Galton and Simpson Discuss The Beginnings Of Hancock.

60 Years This Year – The first ever Hancock’s Half Hour was broadcast on BBC Radio

We’ve spent the last few days in the company of legendary scriptwriters Ray Galton and Alan Simpson, we’ve discussed Comedy Playhouse, Hancock, Tony Hancock’s final series for the BBC and today marks a very important landmark in the history of those Great British Sitcoms we’ve all come to love – Sixty years today, Tuesday 2nd November 1954 at 9.30pm, BBC Radio broadcast the very first episode of Hancock’s Half Hour.  In the eyes of many people this is regarded as the very first sitcom.  Hancock’s Half Hour would run on BBC Radio for six series until 1959, between 1956 and 1959 it would run concurrently with the TV series.

Today: Galton and Simpson discuss how it all began

BCC: How did you meet Tony Hancock?

G&S: We wrote a letter to the big comedy writers of the time, Frank Muir and Dennis Norden, asking  if  we  could  work  for them, hoping to learn how to write comedy.  We got a nice letter back saying ‘No, but if you have any good ideas, you should send them to Gale Pedrick the script editor at the BBC’.  So we did.  This was about 1951.

We wrote a script based on Take It From Here.  Derek Roy, who was a big comedian of the day, picked it up and offered us a  job as gag writers on his radio show Happy Go Lucky at 5 shillings ( twenty five pence) for each one he used.   The  show was a disaster.   It was a big show, with lots of talented people, but it didn’t work.  The producer  had a nervous breakdown and they brought in Dennis Main Wilson, who used to do The Goon Show.   He  asked  us  to  write  the last three shows.

It was whilst working on Happy Go Lucky we met Tony.   He was doing a sketch in the show about boy scouts, he was their leader.  This was the only part of show we did not write. We were rehearsing a bit that we did write and he said “did you write that?” and we said “yes” and he said “very funny” and walked off.

We never heard from him after that, then two months later he got in touch and asked us to write a 5 or 10 minute sketch for him, for Workers Playtime, where he had to provide his own material.  He asked how much we charged?, he said “I’ve not done this before, I’ll give you half of what I  get”  We said yeah, fine.  And he got 50 guineas!  So he would give us twenty five and that was  three times what Derek Roy was paying us!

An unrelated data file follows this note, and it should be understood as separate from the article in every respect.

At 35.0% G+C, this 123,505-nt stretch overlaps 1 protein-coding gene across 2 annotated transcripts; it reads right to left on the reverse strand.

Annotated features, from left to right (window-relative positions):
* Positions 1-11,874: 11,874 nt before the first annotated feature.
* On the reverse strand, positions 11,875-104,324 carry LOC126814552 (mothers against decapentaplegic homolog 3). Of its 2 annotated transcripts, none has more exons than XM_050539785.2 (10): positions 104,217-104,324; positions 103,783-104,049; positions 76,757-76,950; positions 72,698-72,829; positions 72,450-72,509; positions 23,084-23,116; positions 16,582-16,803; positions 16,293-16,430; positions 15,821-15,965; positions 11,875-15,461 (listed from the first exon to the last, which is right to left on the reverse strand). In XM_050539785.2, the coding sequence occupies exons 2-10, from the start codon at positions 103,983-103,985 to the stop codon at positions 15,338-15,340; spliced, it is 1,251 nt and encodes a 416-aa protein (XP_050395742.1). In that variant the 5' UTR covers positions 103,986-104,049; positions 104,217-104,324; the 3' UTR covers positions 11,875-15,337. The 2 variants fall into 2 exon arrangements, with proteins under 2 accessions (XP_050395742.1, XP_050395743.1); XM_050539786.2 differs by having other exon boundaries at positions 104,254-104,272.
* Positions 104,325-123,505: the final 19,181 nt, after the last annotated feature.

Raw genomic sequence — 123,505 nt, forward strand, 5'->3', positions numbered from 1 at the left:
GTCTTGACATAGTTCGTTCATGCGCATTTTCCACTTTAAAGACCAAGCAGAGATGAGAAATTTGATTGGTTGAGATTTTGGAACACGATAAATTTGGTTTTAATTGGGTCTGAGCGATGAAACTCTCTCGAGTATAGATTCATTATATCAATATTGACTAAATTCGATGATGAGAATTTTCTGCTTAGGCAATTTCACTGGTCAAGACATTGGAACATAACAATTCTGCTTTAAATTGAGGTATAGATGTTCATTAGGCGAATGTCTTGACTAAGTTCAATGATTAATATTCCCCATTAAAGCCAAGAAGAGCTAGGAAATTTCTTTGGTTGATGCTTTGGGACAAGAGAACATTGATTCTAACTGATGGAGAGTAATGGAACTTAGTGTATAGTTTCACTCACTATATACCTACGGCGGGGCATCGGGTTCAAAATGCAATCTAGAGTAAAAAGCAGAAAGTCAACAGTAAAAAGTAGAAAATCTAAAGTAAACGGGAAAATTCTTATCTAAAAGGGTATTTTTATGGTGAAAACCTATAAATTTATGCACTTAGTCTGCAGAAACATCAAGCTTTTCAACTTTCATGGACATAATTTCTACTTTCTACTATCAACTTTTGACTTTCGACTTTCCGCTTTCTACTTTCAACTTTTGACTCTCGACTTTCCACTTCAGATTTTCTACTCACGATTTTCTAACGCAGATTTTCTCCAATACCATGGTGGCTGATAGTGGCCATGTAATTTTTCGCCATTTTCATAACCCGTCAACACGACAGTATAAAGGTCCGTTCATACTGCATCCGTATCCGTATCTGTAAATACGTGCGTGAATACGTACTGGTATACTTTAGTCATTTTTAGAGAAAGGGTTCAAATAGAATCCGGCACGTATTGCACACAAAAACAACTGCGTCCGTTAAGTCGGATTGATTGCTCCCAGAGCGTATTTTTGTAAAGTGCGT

BCC: How did Hancock’s Half Hour come about ?

G&S: It was six months after a BBC producer asked us to write the last six of a weekly show called Calling All Forces – which had previously been written by Bob Monkhouse and Denis Goodwin.  They’d written about 80 episodes for the first 18 months – why they didn’t do the last six we never found out.  They said they were going on holiday. We thought, we’ve never even been in the forces, but we agreed to do it.  Tony Hancock was in it, but he was second billing to Charlie Chester.  We wrote those six shows and then the BBC changed the name of it to Star Bill which ran for another two years, without Charlie Chester, and elevated Hancock to the star. Then we decided we would like to do a half hour storyline sitcom without interruptions for music and thus was born Hancock’s Half Hour.

BCC: When in 1956 Hancock’s Half Hour began on the TV as well as the popular radio show, was the TV a natural progression or did someone at the BBC have the idea?

G&S: It was a natural progression.  At the time no comic could afford to do TV all week, they’d work the halls Monday – Saturday, they’d do radio on a Sunday if it was written for them.  When ITV came on the scene, then TV became more prevalent, so it was decided to move Hancock’s Half Hour to TV.  But the radio series was too successful not to do, so the BBC ran them both together.

BCC: When, in 1959, the radio series ended, having run alongside the TV series that must have been some workload, did you feel the time was right for the move to just TV or was that someone else’s call?

G&S: We concluded it had come to a natural end and we wanted to get into films, to get more international appeal.  So we looked to America.  We had a three picture deal with Tony, the first one was The Rebel which was very successful, we submitted an idea for a second film and Tony rejected it as he felt it wasn’t international enough.  He later made a film The Punch and Judy Man from a script by Philip Oakes, that was set in Bognor Regis, not quite the international he’d been looking for.

BCC: Many thanks guys for your time and insights, it’s been fascinating and much appreciated. Special thanks must also go to Tessa Le Bars, manager and agent for Galton and Simpson who set up this interview for us and has worked tirelessly alongside Ray and Alan in helping us ensure the material contained within these posts is accurate.

Next: Galton and Simpson turn their attentions to their last work with Tony Hancock